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ON FAITH & MEDIA View Comments

The Iron Lady

By
Sr. Rose Pacatte, F.S.P.
Source: AmericanCatholic.org

Is there anyone the multi-nominated and Oscar winning actress Meryl Streep cannot portray? As I was leaving the theater after watching this most watchable film I asked a woman if she came for a movie about Margaret Thatcher or to see Meryl Streep perform? She smiled and said, “If I have to tell the truth then it was to see Meryl Streep.”

I admit it as well: I went to see Meryl Streep become Britain’s first and so far only female Prime Minister, transformed by the magic of Hollywood makeup artists and who knows, perhaps with touchups from Photoshop for movies. Thatcher held office from 1979 – 1990 as a staunch Conservative and likely parallel political partner to her American cousin across the pond, Ronald Reagan  (1981 – 1989), but the film begins closer to the present, after Thatcher’s husband Denis (Jim Broadbent) had died in 2005.
 
No one recognizes the little old lady who escapes from her household keepers to buy a pint of milk. They fuss over her and she hates fuss! Her only daughter Carol (Olivia Coleman) comes to help her to put away Denis’ things and then we realize he has gone and Margaret is hallucinating.  Her memory comes and goes. The comparison between who she was as a young woman, played nicely by Alexandra Roach, her rise to power – and it was a rise to power let there be no mistake about it – and the sunset of her life when everyone had forgotten her. Even her son does not come from South Africa when she asks him to be there for the unveiling of her portrait at #10 Downing Street.
 
Screenwriter Abi Morgan takes us back and forth through Thatcher’s life, from her beginnings as the daughter of a politically informed grocer, through Oxford to her initiation into politics. According to the film, her life of public service would come before her husband and children (twins Carol and Mark).
 
Because of the nature of the film and its larger-than-life subject, it was not possible to delve into the historical contexts of Thatcher’s iron fisted decisions, especially in regard to the treatment of IRA prisoners.  Alexander Haig (Matthew Marsh) visits Thatcher and condescendingly tries to talk her out of engaging the Argentines over their invasion of the British-held Falkland Islands. I am not a fan of Thatcher but I admit she held her own with Haig.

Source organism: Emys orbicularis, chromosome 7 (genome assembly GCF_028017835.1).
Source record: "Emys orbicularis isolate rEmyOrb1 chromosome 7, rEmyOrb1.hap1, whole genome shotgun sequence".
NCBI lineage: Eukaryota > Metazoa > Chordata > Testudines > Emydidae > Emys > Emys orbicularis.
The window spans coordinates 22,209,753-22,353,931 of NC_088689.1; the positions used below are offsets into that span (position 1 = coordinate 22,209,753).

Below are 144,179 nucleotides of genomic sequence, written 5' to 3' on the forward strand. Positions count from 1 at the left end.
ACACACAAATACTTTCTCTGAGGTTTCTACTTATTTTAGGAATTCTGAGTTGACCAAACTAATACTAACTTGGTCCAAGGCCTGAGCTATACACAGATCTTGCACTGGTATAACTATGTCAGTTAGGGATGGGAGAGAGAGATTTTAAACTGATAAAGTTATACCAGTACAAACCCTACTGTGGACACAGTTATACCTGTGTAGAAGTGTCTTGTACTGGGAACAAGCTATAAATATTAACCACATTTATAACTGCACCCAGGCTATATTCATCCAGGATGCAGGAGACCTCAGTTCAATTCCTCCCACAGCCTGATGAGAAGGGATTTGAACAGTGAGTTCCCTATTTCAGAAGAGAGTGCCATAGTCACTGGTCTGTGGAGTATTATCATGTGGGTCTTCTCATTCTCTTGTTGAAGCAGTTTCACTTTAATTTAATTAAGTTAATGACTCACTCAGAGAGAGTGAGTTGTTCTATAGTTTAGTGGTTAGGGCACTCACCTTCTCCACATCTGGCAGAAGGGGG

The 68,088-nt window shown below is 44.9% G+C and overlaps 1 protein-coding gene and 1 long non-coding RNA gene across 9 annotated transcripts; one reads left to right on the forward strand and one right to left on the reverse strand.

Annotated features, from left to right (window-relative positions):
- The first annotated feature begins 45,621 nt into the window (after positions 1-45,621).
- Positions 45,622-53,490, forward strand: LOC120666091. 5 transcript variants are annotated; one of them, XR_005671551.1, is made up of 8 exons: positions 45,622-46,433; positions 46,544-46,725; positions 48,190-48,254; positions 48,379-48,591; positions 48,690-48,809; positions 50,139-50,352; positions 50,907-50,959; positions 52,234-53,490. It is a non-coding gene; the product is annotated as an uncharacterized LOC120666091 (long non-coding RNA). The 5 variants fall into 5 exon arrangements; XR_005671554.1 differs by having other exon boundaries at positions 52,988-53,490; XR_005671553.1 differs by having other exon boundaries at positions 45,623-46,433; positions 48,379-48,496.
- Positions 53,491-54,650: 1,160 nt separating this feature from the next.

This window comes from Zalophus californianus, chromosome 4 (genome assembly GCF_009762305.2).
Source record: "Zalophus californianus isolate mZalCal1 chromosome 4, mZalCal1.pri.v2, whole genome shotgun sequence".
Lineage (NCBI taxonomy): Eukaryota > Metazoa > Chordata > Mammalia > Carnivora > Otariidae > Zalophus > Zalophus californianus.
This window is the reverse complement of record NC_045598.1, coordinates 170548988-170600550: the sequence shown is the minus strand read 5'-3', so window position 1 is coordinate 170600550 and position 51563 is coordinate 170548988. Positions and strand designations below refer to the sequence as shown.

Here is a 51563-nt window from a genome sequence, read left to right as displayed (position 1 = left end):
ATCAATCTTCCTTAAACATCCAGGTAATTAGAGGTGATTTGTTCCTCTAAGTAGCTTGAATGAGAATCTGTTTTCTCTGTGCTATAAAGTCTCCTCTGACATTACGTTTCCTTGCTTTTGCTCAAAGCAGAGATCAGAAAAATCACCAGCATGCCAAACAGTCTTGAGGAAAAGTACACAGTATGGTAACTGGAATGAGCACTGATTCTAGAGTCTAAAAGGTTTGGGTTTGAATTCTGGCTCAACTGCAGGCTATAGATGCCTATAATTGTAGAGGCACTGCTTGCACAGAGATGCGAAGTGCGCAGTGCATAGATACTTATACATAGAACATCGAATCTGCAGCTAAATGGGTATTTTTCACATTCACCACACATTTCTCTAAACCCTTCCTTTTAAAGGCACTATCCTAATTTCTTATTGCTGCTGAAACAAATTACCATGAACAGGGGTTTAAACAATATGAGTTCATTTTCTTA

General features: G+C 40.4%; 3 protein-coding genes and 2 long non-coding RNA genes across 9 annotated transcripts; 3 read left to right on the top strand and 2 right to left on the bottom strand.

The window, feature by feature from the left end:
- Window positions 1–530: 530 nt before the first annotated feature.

Thatcher resigns when she loses the trust of her last cabinet member. Her determination that every citizen in Britain, rich or poor, should pay the same amount of tax was too much even for those most loyal to her.
 
This is a fascinating portrayal of a woman who led an intriguing life that broke Britain’s political glass ceiling with her scorched earth policies. I would have preferred a biopic of Churchill, but then, Meryl Streep couldn’t play him.
 
Or could she?


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John of Capistrano: It has been said the Christian saints are the world’s greatest optimists. Not blind to the existence and consequences of evil, they base their confidence on the power of Christ’s redemption. The power of conversion through Christ extends not only to sinful people but also to calamitous events. 
<p>Imagine being born in the 14th century. One-third of the population and nearly 40 percent of the clergy were wiped out by the bubonic plague. The Western Schism split the Church with two or three claimants to the Holy See at one time. England and France were at war. The city-states of Italy were constantly in conflict. No wonder that gloom dominated the spirit of the culture and the times. </p><p>John Capistrano was born in 1386. His education was thorough. His talents and success were great. When he was 26 he was made governor of Perugia. Imprisoned after a battle against the Malatestas, he resolved to change his way of life completely. At the age of 30 he entered the Franciscan novitiate and was ordained a priest four years later. </p><p>His preaching attracted great throngs at a time of religious apathy and confusion. He and 12 Franciscan brethren were received in the countries of central Europe as angels of God. They were instrumental in reviving a dying faith and devotion. </p><p>The Franciscan Order itself was in turmoil over the interpretation and observance of the Rule of St. Francis. Through John’s tireless efforts and his expertise in law, the heretical Fraticelli were suppressed and the "Spirituals" were freed from interference in their stricter observance. </p><p>He helped bring about a reunion with the Greek and Armenian Churches, unfortunately only a brief arrangement. </p><p>When the Turks captured Constantinople in 1453, he was commissioned to preach a crusade for the defense of Europe. Gaining little response in Bavaria and Austria, he decided to concentrate his efforts in Hungary. He led the army to Belgrade. Under the great General John Hunyadi, they gained an overwhelming victory, and the siege of Belgrade was lifted. Worn out by his superhuman efforts, Capistrano was an easy prey to an infection after the battle. He died October 23, 1456.</p> American Catholic Blog When we are linked by the power of prayer, we as it were, hold each other’s hand as we walk side by side along a slippery path; and thus by the bounteous disposition of charity, it comes about that the harder each one leans on the other, the more firmly we are riveted together in brotherly love. —St. Gregory the Great

 
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